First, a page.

R.C. 2925.11 begins with a general prohibition: "No person shall knowingly obtain, possess, or use a controlled substance." R.C. 2925.11(A). This language is clear and unambiguous. The average person reading this portion of the statute would have little doubt as to its meaning. Indeed, the conduct prohibited is set forth with notable lucidity. Likewise, the exception to the general prohibition is readily comprehensible and understandable. R.C. 2925.11(B) states that the prohibition against obtaining, possessing, or using a controlled substance "does not apply to any person who obtained the controlled substance pursuant to a prescription issued by a practitioner, where the drug is in the original container in which it was dispensed to such person." We see little room for speculation as to the meaning of this language. Nor would a person of ordinary intelligence need to guess as to its application. See Columbus v. Thompson (1971), 25 Ohio St.2d 26, 54 O.O.2d 162, 266 N.E.2d 571, syllabus. The phrase "[t]his section does not apply to * * *" is sufficiently clear to put the reader on notice that what follows is an exception to the prohibited conduct set forth in paragraph (A) of R.C. 2925.11. The statute then sets forth two conditions for the exception: (1) that the controlled substance must have been prescribed by a practitioner; and (2) that the drug must be in the original container in which it was dispensed to the possessor.

When read in light of the general prohibition, the statute simply means that a person who knowingly obtains, possesses or uses a controlled substance is in violation of the law, unless he or she obtained the controlled substance pursuant to a prescription issued by a practitioner, and the drug is in the original container in which it was dispensed to him or her. Under our recent holding in Anderson, supra, in order to successfully meet the standard for void for vagueness, it must be demonstrated that the statute is vague "`not in the sense that it requires a person to conform his conduct to an imprecise but comprehensible normative standard, but rather in the sense that no standard of conduct is specified at all. * * *' Coates v. Cincinnati (1971), 402 U.S. 611, 614 [91 S.Ct. 1686, 1688, 29 L.Ed.2d 214, 217]." Id., 57 Ohio St.3d at 171, 566 N.E.2d at 1226. In this context, compliance with R.C. 2925.11 is not impossible, but rather clearly accomplishable. We say this for two reasons. First, all prescriptions for controlled substances are issued by practitioners with the notion that the drugs are required as part of medical treatment. Second, a pharmacist dispenses controlled substances in a prescription container which is generally labeled as such. R.C. 3719.08(D). We find that R.C. 2925.11 contains sufficient language to provide the ordinary person with adequate notice and fair warning as to the standard of conduct required by the statute.

The second value advanced by the void-for-vagueness doctrine is the prevention of arbitrary and discriminatory enforcement; hence laws must provide explicit standards for those who are charged with enforcing them. See Grayned, supra, 408 U.S. at 108, 92 S.Ct. at 2299, 33 L.Ed.2d at 227; Tanner, supra, 15 Ohio St.3d at 3, 15 OBR at 3, 472 N.E.2d at 691. Upon examining R.C. 2925.11, we find that the precision of the language leaves no discretion as to the application and enforcement of the statute. Where a person knowingly obtains, possesses or uses a controlled substance, the statute is violated unless the drug was prescribed by a practitioner, and is in the original container as dispensed to the person. Therefore, the possession or use of a controlled substance prescribed by a practitioner and stored in the original container is a reasonable benchmark to distinguish between those who have violated R.C. 2925.11 and those who have not. In order to survive a challenge on vagueness grounds, the statutory language must "define the criminal offense * * * in a manner that does not encourage arbitrary and discriminatory enforcement." Kolender, supra, 461 U.S. at 357, 103 S.Ct. at 1858, 75 L.Ed.2d at 909. Although numerous innocent scenarios may be presented regarding almost every criminal statute, possible doubt as to enforcement by the appropriate authorities cannot give rise to constitutional infirmity. Moreover, in order to be declared unconstitutionally vague, a statute must be vague in all of its applications, assuming the statute implicates no constitutionally protected conduct. Anderson, supra, 57 Ohio St.3d at 173, 566 N.E.2d at 1228, fn. 2. We find that the language of the statute provides guidelines which are constitutionally adequate for both citizens and law enforcement personnel.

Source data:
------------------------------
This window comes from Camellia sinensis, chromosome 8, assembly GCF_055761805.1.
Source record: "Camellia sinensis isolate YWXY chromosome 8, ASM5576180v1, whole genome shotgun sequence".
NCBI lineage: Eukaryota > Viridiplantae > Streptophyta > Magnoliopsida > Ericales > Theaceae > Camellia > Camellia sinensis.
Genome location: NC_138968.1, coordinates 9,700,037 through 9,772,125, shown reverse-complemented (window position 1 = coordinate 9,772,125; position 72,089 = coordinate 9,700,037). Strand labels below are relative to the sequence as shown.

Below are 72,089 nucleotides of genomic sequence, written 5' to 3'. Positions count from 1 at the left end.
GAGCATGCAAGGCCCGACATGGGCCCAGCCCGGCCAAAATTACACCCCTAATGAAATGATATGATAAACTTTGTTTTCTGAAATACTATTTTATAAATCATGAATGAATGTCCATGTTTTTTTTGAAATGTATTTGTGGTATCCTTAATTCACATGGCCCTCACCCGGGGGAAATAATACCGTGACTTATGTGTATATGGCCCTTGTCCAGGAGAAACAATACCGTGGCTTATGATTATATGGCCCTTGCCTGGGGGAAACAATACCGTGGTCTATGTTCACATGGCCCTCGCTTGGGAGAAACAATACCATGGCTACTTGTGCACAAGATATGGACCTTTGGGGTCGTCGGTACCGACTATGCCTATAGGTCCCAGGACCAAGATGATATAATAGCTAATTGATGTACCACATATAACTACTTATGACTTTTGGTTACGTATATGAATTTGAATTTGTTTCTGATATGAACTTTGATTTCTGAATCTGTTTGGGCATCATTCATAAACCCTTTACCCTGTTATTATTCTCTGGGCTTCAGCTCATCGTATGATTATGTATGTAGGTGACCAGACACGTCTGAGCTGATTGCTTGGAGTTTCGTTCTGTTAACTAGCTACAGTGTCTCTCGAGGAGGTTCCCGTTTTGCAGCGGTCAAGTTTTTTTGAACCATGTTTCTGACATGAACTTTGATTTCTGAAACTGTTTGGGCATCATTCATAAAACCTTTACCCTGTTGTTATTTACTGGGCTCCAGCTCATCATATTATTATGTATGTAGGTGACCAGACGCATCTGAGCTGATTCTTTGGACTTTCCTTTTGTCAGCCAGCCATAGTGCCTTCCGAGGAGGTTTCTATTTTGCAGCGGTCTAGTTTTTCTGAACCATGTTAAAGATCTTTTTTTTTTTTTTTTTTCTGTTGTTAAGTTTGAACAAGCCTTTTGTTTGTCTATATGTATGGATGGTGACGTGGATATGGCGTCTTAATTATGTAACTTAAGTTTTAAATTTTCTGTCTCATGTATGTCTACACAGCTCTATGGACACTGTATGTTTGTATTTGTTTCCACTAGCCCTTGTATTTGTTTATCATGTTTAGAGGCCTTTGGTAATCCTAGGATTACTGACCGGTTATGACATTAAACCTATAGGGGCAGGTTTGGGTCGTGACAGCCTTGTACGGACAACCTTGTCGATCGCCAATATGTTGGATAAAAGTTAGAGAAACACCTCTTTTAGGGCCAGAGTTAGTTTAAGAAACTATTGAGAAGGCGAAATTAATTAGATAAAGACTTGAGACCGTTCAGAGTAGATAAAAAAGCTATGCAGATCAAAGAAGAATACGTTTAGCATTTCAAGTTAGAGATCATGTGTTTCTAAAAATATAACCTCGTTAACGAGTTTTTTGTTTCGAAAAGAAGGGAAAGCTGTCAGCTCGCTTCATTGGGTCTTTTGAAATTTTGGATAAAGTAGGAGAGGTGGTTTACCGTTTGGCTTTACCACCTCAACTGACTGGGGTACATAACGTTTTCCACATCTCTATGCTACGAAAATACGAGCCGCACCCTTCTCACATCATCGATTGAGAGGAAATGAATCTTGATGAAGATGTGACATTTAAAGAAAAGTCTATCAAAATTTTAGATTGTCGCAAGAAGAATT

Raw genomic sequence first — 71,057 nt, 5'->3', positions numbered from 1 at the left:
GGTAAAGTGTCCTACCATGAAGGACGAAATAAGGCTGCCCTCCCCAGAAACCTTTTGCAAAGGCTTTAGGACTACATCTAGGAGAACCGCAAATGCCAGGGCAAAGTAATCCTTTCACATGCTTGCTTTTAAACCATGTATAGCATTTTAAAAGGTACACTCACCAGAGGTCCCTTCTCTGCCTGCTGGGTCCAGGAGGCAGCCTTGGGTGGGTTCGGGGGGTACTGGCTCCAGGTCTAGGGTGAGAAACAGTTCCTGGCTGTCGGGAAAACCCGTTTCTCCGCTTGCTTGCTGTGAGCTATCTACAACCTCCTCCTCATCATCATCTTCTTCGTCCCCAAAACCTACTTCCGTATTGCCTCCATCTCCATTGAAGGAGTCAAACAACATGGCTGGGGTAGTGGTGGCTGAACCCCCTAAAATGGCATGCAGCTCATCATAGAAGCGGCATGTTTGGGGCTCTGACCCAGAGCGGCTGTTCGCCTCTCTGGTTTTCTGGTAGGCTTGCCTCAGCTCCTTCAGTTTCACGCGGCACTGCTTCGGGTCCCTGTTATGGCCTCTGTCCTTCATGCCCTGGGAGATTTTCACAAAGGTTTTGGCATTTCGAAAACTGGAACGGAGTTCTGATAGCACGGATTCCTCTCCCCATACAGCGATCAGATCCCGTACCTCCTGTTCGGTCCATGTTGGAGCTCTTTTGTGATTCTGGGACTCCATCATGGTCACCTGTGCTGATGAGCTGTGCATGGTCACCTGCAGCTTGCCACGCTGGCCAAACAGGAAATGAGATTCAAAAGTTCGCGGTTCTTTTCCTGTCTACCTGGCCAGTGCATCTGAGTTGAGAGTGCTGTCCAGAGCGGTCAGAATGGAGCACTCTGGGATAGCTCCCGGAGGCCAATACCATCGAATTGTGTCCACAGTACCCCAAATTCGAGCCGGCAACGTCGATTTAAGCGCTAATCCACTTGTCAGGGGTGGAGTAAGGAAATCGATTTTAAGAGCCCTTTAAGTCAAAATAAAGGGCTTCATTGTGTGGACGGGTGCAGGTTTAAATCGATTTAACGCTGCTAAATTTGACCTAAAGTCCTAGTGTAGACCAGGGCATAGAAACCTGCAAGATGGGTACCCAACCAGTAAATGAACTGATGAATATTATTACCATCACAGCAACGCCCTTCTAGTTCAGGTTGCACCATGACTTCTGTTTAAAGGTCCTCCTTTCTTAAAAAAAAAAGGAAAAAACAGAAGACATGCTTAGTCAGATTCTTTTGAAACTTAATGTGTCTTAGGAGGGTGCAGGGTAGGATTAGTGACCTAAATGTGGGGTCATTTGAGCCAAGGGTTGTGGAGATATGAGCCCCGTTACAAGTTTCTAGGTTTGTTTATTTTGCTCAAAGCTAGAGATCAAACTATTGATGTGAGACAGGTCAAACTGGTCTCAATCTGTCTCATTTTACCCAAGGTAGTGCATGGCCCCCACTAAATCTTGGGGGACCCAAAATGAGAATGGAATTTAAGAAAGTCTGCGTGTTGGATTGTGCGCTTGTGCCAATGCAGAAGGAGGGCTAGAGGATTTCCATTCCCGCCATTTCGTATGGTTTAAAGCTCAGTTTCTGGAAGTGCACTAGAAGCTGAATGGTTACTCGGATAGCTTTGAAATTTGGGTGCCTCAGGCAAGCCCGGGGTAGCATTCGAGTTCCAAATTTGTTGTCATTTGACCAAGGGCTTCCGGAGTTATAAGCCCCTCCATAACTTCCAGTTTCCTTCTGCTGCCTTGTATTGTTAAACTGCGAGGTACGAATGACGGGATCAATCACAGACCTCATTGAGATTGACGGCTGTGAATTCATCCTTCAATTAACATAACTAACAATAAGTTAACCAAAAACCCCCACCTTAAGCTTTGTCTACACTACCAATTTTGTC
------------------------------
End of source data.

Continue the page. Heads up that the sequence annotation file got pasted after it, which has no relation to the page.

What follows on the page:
The third value which the vagueness doctrine addresses is the concern that fundamental constitutionally protected freedoms not be unreasonably impinged upon or inhibited. The mere fact that many people may store such drugs in containers other than the original prescription container bottle does not trigger the application of the void-for-vagueness doctrine, since there is no constitutionally protected right to obtain, possess or use a controlled substance. Likewise, appellee's overbreadth argument fails since it is generally well recognized that the overbreadth doctrine has limited application, and "outside the limited First Amendment context, a criminal statute may not be attacked as overbroad." Schall v. Martin (1984), 467 U.S. 253, 269, 104 S.Ct. 2403, 2412, 81 L.Ed.2d 207, 220, fn. 18, citing New York v. Ferber (1982), 458 U.S. 747, 102 S.Ct. 3348, 73 L.Ed.2d 1113. Because no First Amendment guarantee is impinged upon by R.C. 2925.11, the overbreadth doctrine has no application in the present case.